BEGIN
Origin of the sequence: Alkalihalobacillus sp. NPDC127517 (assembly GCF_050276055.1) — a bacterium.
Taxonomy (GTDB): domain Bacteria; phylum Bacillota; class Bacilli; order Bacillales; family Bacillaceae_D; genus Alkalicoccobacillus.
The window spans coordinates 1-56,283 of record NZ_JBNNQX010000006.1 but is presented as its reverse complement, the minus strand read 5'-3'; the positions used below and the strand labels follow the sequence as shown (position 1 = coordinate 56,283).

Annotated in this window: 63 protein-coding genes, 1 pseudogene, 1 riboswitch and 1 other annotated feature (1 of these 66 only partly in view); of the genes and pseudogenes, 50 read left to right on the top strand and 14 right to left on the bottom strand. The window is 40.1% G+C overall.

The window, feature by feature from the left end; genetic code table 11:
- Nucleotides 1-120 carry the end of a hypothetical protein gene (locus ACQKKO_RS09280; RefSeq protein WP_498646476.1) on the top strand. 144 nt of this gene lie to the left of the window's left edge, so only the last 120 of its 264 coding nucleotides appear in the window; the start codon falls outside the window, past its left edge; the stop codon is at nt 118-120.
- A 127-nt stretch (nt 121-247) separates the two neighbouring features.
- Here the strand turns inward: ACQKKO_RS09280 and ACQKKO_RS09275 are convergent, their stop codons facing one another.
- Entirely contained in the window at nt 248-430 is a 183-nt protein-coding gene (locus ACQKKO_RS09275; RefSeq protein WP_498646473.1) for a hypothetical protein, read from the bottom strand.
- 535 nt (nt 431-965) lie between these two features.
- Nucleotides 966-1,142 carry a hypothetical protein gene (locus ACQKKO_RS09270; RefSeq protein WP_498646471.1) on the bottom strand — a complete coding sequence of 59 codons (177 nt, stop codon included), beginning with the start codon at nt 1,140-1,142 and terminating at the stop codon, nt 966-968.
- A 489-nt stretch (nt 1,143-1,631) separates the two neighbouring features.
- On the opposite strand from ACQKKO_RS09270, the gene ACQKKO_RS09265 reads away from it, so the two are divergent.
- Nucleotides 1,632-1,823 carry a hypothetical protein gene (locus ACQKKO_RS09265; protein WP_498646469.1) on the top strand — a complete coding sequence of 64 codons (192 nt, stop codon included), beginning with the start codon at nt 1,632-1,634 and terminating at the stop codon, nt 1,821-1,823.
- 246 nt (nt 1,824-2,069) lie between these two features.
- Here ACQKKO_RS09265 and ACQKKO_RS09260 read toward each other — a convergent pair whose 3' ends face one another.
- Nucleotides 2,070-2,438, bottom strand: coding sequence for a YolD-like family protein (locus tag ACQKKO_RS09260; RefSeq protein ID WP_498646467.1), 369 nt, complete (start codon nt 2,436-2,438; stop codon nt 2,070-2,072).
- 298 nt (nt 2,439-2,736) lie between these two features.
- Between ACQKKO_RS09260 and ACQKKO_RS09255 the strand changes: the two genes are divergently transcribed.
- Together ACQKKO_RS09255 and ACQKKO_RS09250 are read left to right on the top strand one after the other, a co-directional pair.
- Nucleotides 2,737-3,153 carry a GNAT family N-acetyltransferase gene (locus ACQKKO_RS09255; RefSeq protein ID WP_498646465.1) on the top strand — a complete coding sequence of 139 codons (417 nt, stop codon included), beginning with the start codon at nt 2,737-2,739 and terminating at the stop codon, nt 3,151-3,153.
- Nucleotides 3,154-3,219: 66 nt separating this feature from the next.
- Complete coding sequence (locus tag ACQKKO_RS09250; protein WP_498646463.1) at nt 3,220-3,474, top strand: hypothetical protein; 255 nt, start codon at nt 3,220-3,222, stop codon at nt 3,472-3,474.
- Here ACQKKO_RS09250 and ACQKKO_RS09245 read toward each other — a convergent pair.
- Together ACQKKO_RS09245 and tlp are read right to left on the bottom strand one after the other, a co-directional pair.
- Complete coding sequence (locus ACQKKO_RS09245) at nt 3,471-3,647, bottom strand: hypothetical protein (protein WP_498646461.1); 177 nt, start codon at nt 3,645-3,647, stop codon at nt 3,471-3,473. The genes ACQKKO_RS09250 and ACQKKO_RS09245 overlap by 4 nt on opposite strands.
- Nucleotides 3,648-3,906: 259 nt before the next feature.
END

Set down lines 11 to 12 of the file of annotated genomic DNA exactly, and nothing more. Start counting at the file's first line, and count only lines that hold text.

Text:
- Nucleotides 966-1,142 carry a hypothetical protein gene (locus ACQKKO_RS09270; RefSeq protein WP_498646471.1) on the bottom strand — a complete coding sequence of 59 codons (177 nt, stop codon included), beginning with the start codon at nt 1,140-1,142 and terminating at the stop codon, nt 966-968.
- A 489-nt stretch (nt 1,143-1,631) separates the two neighbouring features.